Relevant and even prescient commentary on news, politics and the economy.

Why does Clinton keep getting away with saying that gun manufacturers are the only industry in America that is immune from being held accountable for criminal acts by the purchasers of their products? Almost NO manufacturers are, by law, accountable for criminal acts by purchasers of their products. Someone should ask her to name one that is.

Senator Sanders did vote five times against the Brady Bill. Since it was passed, more than 2 million prohibited purchases have been prevented. He also did vote, as he said, for this immunity provision. I voted against it. I was in the Senate at the same time. It wasn’t complicated to me. It was pretty straightforward to me that he was going to give immunity to the only industry in America — everybody else has to be accountable but not the gun manufacturers. And we need to stand up and say, “Enough of that.”

 Hillary Clinton, at Tuesday night’s debate

It was pretty straightforward that Sanders was going to vote to give immunity to gun manufacturers for crimes committed by purchasers of their guns.  It also, I assume, was pretty straightforward to her that no other industry is liable for crimes committed by customers using their products.  She does, after all, have a law degree from Yale, and practiced corporate law in Arkansas.

It also, of course, was straightforward to her that although most people do know that, she could make this statement, unchallenged, in a debate forum in answer to a question that she knew Sanders would have no opportunity to respond to, since she was being asked to respond to his answer to a question.  And she knew that, in the moment, it would sound correct to the public.*

But, folks, gun manufacturers are not the only industry in America — actually, almost nobody else has to be accountable.  Maybe in the next debate, the moderator will ask her to name, maybe, two or three manufacturing industries that are held liable for wrongful use of their products by customers.  Can’t wait to hear the answer.

This is, of course, a different issue than the one O’Malley mentioned: that gun shop owners and others who sell guns and ammunition are not held liable when they themselves commit acts of gross negligence by selling several guns and huge amounts of ammunition to a single person, or failing to conduct a background check before selling guns or ammunition to someone.  I believe that this is what O’Malley said occurred in the Aurora, Colorado movie theater shooting in 2012.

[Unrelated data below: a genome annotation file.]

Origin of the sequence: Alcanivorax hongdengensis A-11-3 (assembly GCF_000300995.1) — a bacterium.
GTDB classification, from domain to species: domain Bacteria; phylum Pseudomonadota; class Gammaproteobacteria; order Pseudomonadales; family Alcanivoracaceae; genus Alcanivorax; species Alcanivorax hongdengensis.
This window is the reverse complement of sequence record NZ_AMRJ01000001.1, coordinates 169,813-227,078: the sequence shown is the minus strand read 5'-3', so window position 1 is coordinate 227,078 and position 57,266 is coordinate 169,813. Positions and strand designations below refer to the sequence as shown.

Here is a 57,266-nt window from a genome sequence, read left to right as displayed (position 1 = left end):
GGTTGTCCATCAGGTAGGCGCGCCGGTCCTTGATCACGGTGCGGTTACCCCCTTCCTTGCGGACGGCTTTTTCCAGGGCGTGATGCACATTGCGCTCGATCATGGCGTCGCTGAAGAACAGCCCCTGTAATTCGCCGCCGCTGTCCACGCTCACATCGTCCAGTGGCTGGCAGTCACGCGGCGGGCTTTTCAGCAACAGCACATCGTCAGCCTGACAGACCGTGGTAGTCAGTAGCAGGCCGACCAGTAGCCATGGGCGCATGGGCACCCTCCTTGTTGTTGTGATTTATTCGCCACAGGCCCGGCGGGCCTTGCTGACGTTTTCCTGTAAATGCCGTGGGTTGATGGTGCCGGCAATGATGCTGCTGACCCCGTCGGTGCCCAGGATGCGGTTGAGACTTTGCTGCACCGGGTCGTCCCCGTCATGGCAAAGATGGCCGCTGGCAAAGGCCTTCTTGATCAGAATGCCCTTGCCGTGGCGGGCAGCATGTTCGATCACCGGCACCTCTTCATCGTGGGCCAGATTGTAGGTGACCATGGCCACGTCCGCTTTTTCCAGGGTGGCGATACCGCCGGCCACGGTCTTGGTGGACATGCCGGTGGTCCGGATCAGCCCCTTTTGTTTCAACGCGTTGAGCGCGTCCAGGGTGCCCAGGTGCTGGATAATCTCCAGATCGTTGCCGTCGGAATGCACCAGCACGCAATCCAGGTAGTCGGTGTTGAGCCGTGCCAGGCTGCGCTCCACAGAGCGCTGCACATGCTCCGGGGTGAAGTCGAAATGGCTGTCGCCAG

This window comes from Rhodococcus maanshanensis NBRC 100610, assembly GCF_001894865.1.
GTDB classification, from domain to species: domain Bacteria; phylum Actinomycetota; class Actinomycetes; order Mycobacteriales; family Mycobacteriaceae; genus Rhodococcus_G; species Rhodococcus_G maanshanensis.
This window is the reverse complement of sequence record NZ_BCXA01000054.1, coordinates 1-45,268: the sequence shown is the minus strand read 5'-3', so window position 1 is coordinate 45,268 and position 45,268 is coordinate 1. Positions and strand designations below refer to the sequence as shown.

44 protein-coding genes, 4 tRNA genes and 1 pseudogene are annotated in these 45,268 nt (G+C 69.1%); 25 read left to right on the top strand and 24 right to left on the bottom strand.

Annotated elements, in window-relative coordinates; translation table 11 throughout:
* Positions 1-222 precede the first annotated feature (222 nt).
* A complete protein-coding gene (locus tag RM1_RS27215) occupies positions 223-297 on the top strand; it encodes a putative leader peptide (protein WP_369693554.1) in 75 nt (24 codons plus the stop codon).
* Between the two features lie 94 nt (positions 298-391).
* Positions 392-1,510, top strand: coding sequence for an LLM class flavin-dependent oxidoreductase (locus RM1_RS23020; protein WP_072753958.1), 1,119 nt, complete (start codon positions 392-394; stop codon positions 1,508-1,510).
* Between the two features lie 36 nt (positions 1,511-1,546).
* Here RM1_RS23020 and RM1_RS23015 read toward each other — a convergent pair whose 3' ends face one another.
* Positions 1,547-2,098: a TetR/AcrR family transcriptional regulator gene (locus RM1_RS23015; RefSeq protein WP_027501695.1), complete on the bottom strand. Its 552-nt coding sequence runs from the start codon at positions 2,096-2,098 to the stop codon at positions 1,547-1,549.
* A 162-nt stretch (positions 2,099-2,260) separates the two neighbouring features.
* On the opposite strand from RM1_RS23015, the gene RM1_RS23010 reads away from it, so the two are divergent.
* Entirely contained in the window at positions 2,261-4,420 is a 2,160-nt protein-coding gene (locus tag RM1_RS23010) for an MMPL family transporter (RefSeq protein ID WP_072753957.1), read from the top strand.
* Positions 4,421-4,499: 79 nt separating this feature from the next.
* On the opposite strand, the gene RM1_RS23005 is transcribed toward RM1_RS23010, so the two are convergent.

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Why does Clinton’s senior policy adviser Jake Sullivan think liberals support bottlenecks for small business loans? And does Clinton REALLY think that if Corrections Corporation of America and its chief competitor (Marco Rubio’s tacit business partner, GEO) reduce their prices, mass incarceration should continue?

“People often talk about the electorate moving left,” said Clinton senior policy adviser Jake Sullivan. “I think it’s more that the electorate is just getting more practical. For Hillary Clinton, that matches her evidence-based approach. The arguments that persuade her are evidence-based and progressive.”

He cited the growing consensus that mass incarceration is expensive and unworkable, and that the country is never going to deport all of the more than 11 million people who are here illegally.…

Sullivan also noted that some of Clinton’s early proposals “cut against the grain” of political liberalism, such as her emphasis on improving the playing field for American small businesses.

Clinton will debut policy proposals to ease lending bottlenecks for small businesses on campaign trips to Iowa and New Hampshire this week. The impetus came largely from conversations Clinton had in the run-up to the campaign and a six-month policy review led by Sullivan that looked at how Clinton might address a variety of national concerns.

“The thing she is most interested in is not what position is most popular, it’s what do people worry about,” Sullivan said.

— Clinton is banking on the Obama coalition to win, Anne Gearan, The Washington Post, today

Hmmm.  Okay, Dems.  We need to realize that we’re in trouble.  No, we’re not gonna lose the general elgection.  But our likely standard bearer thinks she’s boldly challenging her party’s base, Sister-Soulja-style, by emphasizing improving the playing field for American small businesses.  As against, say, Walmart. And JPMorgan Chase’s investment banking clients.

I mean … like … Wow.

So Clinton, or at least her senior policy adviser, has never heard of the Durbin Amendment.  Or else thinks that Illinois Sen. Dick Durbin is a Republican.  Or maybe a centrist Democrat rather than a very liberal one.  And that Clinton, who her campaign chairman, John Podesta, elsewhere in the article assures that “[s]he’s a proud wonk, and she looks at policy from that perspective,” thinks liberals were up in arms back in early 2010 at the idea that the federal government would interject itself into the by-then-long-running controversy between the credit card/ATM card companies and small retailers (including franchisees such as gas station owners) about the usurious charges that Visa and Mastercard were charging businesses for processing even very small purchases by their customers.